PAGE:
To find out why a dog bites or a cat avoids the litter box, ask animal communicator Joan Ranquet
She listens to the animals
The horse whisperer whispers. Joan Ranquet gets to listen.
She’s listened to the typical domesticated animals: dogs, cats and horses. But owls, monkeys, pigs, sheep, goats and even an elephant have told her what they thought about things.
“I was always connected to animals. This career picked me,” said Ranquet, an animal communicator for nearly 15 years. She rode horses while growing up in the Bellevue area.
Thousands of pet owners, horse trainers, barn managers and veterinarians have asked Ranquet to help them troubleshoot medical issues and stimulate healing. Using telepathy – the transference of pictures, words and feelings – she also has helped clients deepen their ability to care for and understand their animals.
She has been featured on television shows such as “Dateline,” “The Today Show” and “Good Morning America,” and on the AMC Channel. Her favorite televised animal adventures to date are talking to the horses at the Kentucky Derby for MSNBC and talking to the baby elephant, Hunsa, at Woodland Park Zoo in Seattle for KING channel 5.
People have contacted her to find out things such as why the cat isn’t using the litter box, why the dog bites and why the horse won’t jump. Other times, people need help connecting to their animals or saying goodbye to a dying pet.
Usually, she’s the last resort with people, as she’s been met with a bit of skepticism. But after she helps them figure out their animals, she turns people, like Ruth Nielsen, into believers.
The Seattle resident, who is featured in Ranquet’s new book, “Communication with All Life,” was having problems with Max and Tonka, her Bernese Mountain competition dogs. She had met Ranquet through a friend and called on her for help.
“Joan was in Colorado and I was in Seattle and I really didn’t see what she was going to do for me over the phone,” Nielson recalled. “The shocking thing about it was Joan got on the phone and the dogs were sitting there and she started telling me about them and she’d never met them, but she described their personality perfectly.”
Once Ranquet had Nielsen’s attention, the frustrated dog owner said she felt disconnected with her dogs during competitions.
Ranquet told her she had to “get her head into the game” because the dogs were just picking up white noise from Nielsen.
“I just figured they had it memorized and we’d go in the ring and they’d do it,” Nielsen said. “I started realizing I had to do more than just teach them to go through the motions, that there was a big mental part to it.”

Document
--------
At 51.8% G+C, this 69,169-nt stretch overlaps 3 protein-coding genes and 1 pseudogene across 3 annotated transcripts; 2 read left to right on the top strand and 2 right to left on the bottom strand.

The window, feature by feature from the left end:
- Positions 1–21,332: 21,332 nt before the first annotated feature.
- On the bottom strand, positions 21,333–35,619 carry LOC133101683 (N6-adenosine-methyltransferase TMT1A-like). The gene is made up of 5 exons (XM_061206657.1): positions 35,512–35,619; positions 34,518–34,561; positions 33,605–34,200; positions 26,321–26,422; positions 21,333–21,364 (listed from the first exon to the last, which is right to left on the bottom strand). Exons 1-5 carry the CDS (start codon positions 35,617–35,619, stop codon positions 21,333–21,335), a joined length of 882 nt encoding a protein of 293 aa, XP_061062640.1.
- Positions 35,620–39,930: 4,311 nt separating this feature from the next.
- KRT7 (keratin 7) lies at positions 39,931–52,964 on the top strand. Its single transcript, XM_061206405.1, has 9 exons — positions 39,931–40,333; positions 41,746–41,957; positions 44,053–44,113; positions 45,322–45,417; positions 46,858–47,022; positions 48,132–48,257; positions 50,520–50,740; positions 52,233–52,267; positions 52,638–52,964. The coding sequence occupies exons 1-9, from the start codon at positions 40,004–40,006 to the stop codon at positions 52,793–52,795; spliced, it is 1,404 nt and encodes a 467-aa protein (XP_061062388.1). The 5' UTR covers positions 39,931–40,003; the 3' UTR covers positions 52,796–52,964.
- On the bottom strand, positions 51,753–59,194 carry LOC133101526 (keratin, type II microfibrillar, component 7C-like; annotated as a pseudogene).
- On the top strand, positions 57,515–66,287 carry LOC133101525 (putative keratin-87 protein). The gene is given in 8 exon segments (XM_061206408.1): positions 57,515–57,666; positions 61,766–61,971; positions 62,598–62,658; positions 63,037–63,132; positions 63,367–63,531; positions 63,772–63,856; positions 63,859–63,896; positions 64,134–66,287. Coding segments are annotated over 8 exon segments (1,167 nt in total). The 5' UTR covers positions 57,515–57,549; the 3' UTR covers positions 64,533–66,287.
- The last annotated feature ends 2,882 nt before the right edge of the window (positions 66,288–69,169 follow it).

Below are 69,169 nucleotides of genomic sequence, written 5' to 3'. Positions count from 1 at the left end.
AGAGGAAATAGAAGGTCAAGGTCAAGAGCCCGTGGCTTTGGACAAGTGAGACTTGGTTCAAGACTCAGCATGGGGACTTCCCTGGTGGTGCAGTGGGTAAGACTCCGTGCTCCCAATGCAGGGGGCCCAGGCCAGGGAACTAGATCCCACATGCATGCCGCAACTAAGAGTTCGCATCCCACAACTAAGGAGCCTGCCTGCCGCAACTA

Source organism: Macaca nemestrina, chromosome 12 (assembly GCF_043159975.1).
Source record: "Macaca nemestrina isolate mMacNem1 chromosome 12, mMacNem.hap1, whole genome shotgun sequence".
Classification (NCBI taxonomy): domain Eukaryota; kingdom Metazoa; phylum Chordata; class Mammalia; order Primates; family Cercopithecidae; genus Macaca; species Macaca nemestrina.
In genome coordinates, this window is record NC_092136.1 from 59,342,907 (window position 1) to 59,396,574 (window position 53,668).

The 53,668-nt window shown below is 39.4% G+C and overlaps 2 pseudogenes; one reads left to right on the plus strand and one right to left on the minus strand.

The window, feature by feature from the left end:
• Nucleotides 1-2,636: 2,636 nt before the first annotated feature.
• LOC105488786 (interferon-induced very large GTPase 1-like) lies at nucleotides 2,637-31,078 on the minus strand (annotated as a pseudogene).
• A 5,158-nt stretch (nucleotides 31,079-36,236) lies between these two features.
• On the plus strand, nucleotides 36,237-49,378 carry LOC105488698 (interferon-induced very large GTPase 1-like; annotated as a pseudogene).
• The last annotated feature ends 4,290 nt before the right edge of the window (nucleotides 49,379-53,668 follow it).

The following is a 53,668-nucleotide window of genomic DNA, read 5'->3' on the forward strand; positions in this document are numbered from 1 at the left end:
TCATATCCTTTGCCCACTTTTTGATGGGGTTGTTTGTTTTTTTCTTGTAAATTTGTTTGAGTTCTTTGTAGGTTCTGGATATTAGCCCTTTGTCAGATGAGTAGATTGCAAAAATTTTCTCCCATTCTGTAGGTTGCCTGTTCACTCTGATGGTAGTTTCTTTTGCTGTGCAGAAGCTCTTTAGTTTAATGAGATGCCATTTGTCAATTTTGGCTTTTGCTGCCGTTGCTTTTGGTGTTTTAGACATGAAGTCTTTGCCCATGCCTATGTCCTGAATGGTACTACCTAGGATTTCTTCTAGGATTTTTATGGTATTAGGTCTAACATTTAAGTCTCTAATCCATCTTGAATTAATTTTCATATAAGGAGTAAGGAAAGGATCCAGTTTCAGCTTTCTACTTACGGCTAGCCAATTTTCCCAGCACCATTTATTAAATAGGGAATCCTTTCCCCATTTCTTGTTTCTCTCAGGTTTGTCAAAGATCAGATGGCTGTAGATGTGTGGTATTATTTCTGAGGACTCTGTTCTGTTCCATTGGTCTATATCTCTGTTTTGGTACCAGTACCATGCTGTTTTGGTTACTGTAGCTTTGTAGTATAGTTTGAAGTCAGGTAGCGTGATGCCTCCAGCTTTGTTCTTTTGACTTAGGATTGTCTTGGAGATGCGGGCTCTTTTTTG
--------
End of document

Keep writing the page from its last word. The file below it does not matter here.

After Nielsen started thinking more positively, Max and Tonka ended up being named the top dogs in their categories. Later, Tonka entered a beauty contest.
“I just started telling him how good-looking he was and he won best of breed and I’m thinking, ‘Oh my god!’ This mental stuff is frightening. It’s so scary that it works that well,” she said.
When Ranquet encounters her animal clients, whether it’s via phone or in “person,” she begins with quieting her mind. Over the phone, she asks clients to send a picture of the animal, as the energy still transfers from the picture, she said.
“If I can get really quiet, sometimes I get a flurry of images and then I start breaking it down and asking questions,” she said. “It’s like a little puzzle I have to put together.”
On other occasions, she picks up on something the animal is feeling, actual words they transfer or a combination of images, feelings and words.
We’re all sending and receiving information, she said, adding that anyone can communicate this way if they make themselves aware.
To illustrate her point, she asked an audience at a launch party in Bellevue for her book to break up into sender/receiver pairs and participate in a telepathic game. She asked the senders to think of a common red object. Receivers were asked to quiet their minds and try to receive the sent images.
One woman said she received a fire engine, but her partner had sent an image of an apple. Another participant said he had sent out the image of a fire engine and perhaps the woman in the other pair had received it.
It is common to pick up on other’s images and feelings, especially for animals, Ranquet said.
“If a person comes home from work and they’ve had a bad day, they accidentally put it on the dog and then the dog starts acting out and the next thing you know you’ve got a bad pattern going on,” she said. “I always say that emotions become a pattern. Feelings are like ocean waves – they come and go.”
Ranquet has helped people and animals, like Sierra Parshall and her dog Snoosh, to unlock these patterns. A few years ago Snoosh, now 16 years old, led Sierra, now 13, down to the barn where her mother, Julia, had been kicked in the head by a horse. Julia was airlifted to the hospital and when she finally came home, Snoosh became depressed.
“For four weeks, Snoosh wouldn’t get more than two feet away from me,” Julia recalled. “She wasn’t eating. We had to force her outside to go to the bathroom.”
From a phone in Florida, Ranquet “chatted” with Snoosh. She learned that Snoosh had internalized the situation and negative feelings.
“She felt like she wasn’t helping enough,” Ranquet said of the feelings she received from the dog. “Sometimes when you just let an animal get it off their chest, it just realizes the stuck emotion or pattern. It’s like they finally get to talk about it and let go of it – sort of like therapy.”
By the end of the phone call, Julia was still chatting with Ranquet when “Snoosh took a deep breath, got off the bed and walked away,” Julia said. “It was like she felt okay and could leave mom alone now.”
Sierra said she also had the chance to “spill out” her own feelings onto Ranquet, “so she’s good with animals and people.”